Say your cigar is heavy on the cedar, oak, and deep tobacco flavors. For this, you’ll want to get some heavy duty stuff to sip on. Something with some clout from the barrel. Knob Creek bourbon is a good one for this, as the choice barrel selection by the Jim Beam family shows through nicely. If you want to step it up a notch, go for some Booker’s, another bourbon in the Beam family that clocks in at cask strength and is beautifully barrel-y. Heavy, brooding rums are also good for this as well. For some delicious cask punch with a bit of funk, try some blended Jamaican rums. Smith and Cross is a personal favorite (and the fact that it’s navy strength helps) or you can also go for some older bottlings of Appleton Estate. Really, you want to go for the older liquors at this point for the barrel influence…but you can also try some craft whiskies that have spent their time in small barrels as well. Balcones is a favorite of mine for cask depth and Tuthilltown Spirit’s Hudson line features a robust barrel profile so you could always try that out if you’d like.
For those spicy, zesty, peppery cigars, I’d recommend rye. Canadian ryes are pretty awesome these days. I’d recommend starting with a Forty Creek Barrel Select for a whiskey with a good rye content that shines through. If you want something economical, Old Overholt is an often overlooked rye that’s not only serviceable…but damn tasty as well. Rittenhouse Rye and Sazerac Rye are also good choices on the thrifty side although they‘re often sold out. The cream of the crop, to me, is the Thomas H. Handy rye released by Buffalo Trace. If you can’t find that, another good one is Whistlepig Rye from Vermont. All of the above have a characteristic spicy rye bite with a mellow but sweet finish that will complement that ligero like a champ.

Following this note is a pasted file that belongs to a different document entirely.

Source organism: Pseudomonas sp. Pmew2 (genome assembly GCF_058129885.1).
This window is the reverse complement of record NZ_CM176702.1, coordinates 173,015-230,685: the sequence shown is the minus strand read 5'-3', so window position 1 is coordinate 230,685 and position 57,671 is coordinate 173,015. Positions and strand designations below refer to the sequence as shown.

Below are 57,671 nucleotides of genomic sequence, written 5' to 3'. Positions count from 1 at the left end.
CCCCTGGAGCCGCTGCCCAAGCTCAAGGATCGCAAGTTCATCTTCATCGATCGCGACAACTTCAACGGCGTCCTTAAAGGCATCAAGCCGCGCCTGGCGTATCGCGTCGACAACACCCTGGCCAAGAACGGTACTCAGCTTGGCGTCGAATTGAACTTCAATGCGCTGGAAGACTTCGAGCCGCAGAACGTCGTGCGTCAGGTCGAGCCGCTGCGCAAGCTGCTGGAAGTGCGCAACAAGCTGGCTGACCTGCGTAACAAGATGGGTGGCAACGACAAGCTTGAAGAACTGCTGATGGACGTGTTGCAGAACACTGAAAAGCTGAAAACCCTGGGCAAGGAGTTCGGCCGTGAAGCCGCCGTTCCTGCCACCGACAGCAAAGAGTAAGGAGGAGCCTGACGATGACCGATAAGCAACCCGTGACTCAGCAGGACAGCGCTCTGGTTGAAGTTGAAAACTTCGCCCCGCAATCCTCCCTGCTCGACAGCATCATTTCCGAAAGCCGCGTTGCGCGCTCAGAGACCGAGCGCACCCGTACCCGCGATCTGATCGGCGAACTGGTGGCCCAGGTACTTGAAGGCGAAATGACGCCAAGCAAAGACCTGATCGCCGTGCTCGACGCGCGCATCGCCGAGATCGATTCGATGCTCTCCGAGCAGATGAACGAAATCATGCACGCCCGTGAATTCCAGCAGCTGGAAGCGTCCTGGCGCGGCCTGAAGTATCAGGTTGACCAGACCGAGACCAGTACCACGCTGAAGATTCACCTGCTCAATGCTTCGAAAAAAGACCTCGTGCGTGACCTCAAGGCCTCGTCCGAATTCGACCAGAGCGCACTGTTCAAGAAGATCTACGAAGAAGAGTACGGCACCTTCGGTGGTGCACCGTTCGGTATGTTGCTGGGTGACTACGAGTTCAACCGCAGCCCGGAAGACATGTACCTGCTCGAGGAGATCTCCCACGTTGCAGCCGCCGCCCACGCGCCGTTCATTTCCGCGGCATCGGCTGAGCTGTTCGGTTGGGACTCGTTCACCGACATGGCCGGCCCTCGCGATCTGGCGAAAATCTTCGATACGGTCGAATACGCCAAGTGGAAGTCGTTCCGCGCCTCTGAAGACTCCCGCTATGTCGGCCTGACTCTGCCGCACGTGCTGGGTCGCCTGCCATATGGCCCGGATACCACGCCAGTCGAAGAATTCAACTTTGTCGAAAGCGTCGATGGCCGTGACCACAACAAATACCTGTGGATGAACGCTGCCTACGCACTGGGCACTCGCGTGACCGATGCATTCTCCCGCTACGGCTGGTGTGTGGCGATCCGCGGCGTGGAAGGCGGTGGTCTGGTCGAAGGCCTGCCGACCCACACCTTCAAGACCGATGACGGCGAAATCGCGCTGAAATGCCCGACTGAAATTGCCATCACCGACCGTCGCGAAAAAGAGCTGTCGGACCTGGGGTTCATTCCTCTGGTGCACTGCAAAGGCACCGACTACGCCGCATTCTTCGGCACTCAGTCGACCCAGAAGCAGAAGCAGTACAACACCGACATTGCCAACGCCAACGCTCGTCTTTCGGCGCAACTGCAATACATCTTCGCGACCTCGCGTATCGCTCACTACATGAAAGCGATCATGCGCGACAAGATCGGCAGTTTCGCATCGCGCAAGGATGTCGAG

Finally, for those of you that like claro and candela wrappers, or for a cigar that’s got a hay-like, grassy flavor…fear not! Rum comes back to help you out but not the type of rum you expect. We’re not reaching for the heavy molasses based rums this time but rather sugar cane based rum called rhum agricole. It’s grassy, vegetal flavor will go well with your cigar. Try grabbing a bottle of Rhum Clement (from Martinique) , Rhum J M (also from Martinique), Rhum Babancourt (from Haiti), or St. James Rhum (from Martinique) for that grassy goodness.
So, there you go. If you want to wet your whistle when it comes cigar smoking time, I hope this will help. I tend to gravitate towards cask strength offerings when smoking because the intense flavors are often required to match the smokes I tend to light up but that’s all up to your preference. The best advice I can give to you is to make friends with a reputable, well stocked liquor store and start asking questions. You’ll find that a lot of the flavors you get in cigars can easily be translated into a spirit type that will work with your stick. So the next time you feel a thirst coming on…reach for something that’ll help round out a rough day. Or make a good one even better.
Scott is on a perpetual quest to find the perfect pint, the dynamic dram, and the champion cigar. A Master of Science in Brewing and Distilling with hands-on experience in the beverage world. To read more from Scott checkout his site In With Bacchus and stalk him on Twitter by following @InWithBacchus.